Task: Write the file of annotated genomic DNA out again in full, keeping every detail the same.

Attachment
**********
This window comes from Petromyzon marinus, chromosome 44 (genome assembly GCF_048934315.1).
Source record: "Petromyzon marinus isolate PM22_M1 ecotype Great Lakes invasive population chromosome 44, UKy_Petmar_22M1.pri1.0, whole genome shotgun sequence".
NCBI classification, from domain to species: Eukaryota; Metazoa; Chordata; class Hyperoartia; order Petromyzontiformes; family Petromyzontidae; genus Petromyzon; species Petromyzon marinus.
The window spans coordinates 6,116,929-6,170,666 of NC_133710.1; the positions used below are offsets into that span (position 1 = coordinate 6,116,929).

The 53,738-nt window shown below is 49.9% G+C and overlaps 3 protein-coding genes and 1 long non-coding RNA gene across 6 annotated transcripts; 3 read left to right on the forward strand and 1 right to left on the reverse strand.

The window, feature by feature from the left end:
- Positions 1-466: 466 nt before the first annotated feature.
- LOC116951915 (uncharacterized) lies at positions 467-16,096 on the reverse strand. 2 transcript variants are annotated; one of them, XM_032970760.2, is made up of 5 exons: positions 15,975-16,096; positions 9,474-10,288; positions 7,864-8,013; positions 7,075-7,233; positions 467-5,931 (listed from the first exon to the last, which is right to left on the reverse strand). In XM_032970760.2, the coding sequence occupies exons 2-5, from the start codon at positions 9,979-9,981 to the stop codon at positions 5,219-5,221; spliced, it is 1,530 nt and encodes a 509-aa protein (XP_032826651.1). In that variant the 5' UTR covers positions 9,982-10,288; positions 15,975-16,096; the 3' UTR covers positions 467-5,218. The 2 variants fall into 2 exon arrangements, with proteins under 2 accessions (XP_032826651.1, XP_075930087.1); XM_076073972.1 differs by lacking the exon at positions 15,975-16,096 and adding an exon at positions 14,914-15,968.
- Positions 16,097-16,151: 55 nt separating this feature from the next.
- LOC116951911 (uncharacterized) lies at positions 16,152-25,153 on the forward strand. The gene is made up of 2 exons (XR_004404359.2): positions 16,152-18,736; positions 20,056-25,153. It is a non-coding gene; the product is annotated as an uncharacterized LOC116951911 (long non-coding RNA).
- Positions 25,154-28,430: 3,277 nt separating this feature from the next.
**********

This window comes from Petromyzon marinus, chromosome 44 (genome assembly GCF_048934315.1).
Source record: "Petromyzon marinus isolate PM22_M1 ecotype Great Lakes invasive population chromosome 44, UKy_Petmar_22M1.pri1.0, whole genome shotgun sequence".
NCBI classification, from domain to species: Eukaryota; Metazoa; Chordata; class Hyperoartia; order Petromyzontiformes; family Petromyzontidae; genus Petromyzon; species Petromyzon marinus.
The window spans coordinates 6,116,929-6,170,666 of NC_133710.1; the positions used below are offsets into that span (position 1 = coordinate 6,116,929).

The 53,738-nt window shown below is 49.9% G+C and overlaps 3 protein-coding genes and 1 long non-coding RNA gene across 6 annotated transcripts; 3 read left to right on the forward strand and 1 right to left on the reverse strand.

The window, feature by feature from the left end:
- Positions 1-466: 466 nt before the first annotated feature.
- LOC116951915 (uncharacterized) lies at positions 467-16,096 on the reverse strand. 2 transcript variants are annotated; one of them, XM_032970760.2, is made up of 5 exons: positions 15,975-16,096; positions 9,474-10,288; positions 7,864-8,013; positions 7,075-7,233; positions 467-5,931 (listed from the first exon to the last, which is right to left on the reverse strand). In XM_032970760.2, the coding sequence occupies exons 2-5, from the start codon at positions 9,979-9,981 to the stop codon at positions 5,219-5,221; spliced, it is 1,530 nt and encodes a 509-aa protein (XP_032826651.1). In that variant the 5' UTR covers positions 9,982-10,288; positions 15,975-16,096; the 3' UTR covers positions 467-5,218. The 2 variants fall into 2 exon arrangements, with proteins under 2 accessions (XP_032826651.1, XP_075930087.1); XM_076073972.1 differs by lacking the exon at positions 15,975-16,096 and adding an exon at positions 14,914-15,968.
- Positions 16,097-16,151: 55 nt separating this feature from the next.
- LOC116951911 (uncharacterized) lies at positions 16,152-25,153 on the forward strand. The gene is made up of 2 exons (XR_004404359.2): positions 16,152-18,736; positions 20,056-25,153. It is a non-coding gene; the product is annotated as an uncharacterized LOC116951911 (long non-coding RNA).
- Positions 25,154-28,430: 3,277 nt separating this feature from the next.